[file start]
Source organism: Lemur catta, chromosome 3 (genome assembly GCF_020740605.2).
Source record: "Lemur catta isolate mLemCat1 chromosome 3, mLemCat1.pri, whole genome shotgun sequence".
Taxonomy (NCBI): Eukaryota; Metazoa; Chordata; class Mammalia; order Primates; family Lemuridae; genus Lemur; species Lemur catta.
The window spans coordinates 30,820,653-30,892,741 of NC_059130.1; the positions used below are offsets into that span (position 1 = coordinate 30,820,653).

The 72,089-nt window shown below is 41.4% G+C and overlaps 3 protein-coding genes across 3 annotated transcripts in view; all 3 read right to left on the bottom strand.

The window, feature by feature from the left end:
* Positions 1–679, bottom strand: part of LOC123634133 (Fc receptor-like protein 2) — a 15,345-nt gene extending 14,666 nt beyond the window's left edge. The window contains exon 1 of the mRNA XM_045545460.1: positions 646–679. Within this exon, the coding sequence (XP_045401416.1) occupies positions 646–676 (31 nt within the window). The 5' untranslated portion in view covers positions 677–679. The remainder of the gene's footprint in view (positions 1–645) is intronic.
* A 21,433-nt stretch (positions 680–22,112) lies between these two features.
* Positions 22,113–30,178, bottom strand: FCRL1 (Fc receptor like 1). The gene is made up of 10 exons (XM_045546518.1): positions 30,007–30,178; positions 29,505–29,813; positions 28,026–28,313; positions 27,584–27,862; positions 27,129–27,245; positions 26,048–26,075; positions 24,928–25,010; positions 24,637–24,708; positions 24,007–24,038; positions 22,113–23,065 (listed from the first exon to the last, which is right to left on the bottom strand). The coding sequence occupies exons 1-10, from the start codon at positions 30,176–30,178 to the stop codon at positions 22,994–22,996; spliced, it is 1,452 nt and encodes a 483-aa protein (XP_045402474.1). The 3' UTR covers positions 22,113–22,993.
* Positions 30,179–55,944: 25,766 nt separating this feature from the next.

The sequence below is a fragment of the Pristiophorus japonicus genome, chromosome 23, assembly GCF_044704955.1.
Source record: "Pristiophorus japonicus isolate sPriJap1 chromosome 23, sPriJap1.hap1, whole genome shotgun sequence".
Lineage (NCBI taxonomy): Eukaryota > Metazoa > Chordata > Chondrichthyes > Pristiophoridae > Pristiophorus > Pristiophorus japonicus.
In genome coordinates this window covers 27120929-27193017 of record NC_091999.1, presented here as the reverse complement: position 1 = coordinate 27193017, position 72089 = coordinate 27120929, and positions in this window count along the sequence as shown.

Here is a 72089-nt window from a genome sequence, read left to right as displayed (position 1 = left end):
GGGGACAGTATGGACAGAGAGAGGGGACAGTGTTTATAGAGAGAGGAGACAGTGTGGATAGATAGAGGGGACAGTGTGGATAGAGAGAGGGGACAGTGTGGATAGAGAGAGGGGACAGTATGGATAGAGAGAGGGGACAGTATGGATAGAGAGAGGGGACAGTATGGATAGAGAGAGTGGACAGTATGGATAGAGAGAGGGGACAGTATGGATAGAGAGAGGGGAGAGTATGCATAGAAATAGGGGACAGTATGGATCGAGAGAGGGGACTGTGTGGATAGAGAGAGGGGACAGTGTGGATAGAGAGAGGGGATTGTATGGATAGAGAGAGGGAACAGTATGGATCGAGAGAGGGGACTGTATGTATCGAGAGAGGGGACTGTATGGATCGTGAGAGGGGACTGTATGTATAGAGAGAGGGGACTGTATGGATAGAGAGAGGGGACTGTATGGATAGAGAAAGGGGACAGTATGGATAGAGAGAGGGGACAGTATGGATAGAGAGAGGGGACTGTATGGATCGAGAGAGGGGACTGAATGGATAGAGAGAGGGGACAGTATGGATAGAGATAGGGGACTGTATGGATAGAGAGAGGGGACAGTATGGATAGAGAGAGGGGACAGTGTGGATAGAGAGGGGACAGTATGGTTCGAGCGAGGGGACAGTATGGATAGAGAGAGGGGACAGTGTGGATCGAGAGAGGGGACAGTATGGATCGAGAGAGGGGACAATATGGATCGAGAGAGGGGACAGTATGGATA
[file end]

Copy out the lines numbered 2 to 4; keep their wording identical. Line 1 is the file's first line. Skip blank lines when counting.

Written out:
Source record: "Lemur catta isolate mLemCat1 chromosome 3, mLemCat1.pri, whole genome shotgun sequence".
Taxonomy (NCBI): Eukaryota; Metazoa; Chordata; class Mammalia; order Primates; family Lemuridae; genus Lemur; species Lemur catta.
The window spans coordinates 30,820,653-30,892,741 of NC_059130.1; the positions used below are offsets into that span (position 1 = coordinate 30,820,653).